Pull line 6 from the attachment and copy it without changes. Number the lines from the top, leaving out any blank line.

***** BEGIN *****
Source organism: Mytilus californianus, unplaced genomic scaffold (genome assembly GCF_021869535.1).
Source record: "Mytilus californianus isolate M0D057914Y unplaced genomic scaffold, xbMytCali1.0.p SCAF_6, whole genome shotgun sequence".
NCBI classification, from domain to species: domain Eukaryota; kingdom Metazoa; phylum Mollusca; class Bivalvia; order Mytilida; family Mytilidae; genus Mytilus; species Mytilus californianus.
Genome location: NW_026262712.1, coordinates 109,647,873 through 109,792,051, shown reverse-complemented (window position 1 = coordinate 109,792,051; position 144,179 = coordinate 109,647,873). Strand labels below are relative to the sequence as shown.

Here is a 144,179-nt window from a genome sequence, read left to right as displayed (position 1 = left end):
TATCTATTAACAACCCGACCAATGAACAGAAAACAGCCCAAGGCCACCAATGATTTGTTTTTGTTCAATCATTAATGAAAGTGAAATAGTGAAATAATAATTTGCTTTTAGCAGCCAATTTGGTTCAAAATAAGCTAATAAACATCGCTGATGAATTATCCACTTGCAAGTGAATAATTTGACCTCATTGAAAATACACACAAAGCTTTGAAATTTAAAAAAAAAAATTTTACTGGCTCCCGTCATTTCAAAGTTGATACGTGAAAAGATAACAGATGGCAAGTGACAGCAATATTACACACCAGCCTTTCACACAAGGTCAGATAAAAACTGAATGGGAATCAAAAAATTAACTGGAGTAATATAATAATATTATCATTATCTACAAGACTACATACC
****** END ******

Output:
TATCTATTAACAACCCGACCAATGAACAGAAAACAGCCCAAGGCCACCAATGATTTGTTTTTGTTCAATCATTAATGAAAGTGAAATAGTGAAATAATAATTTGCTTTTAGCAGCCAATTTGGTTCAAAATAAGCTAATAAACATCGCTGATGAATTATCCACTTGCAAGTGAATAATTTGACCTCATTGAAAATACACACAAAGCTTTGAAATTTAAAAAAAAAAATTTTACTGGCTCCCGTCATTTCAAAGTTGATACGTGAAAAGATAACAGATGGCAAGTGACAGCAATATTACACACCAGCCTTTCACACAAGGTCAGATAAAAACTGAATGGGAATCAAAAAATTAACTGGAGTAATATAATAATATTATCATTATCTACAAGACTACATACC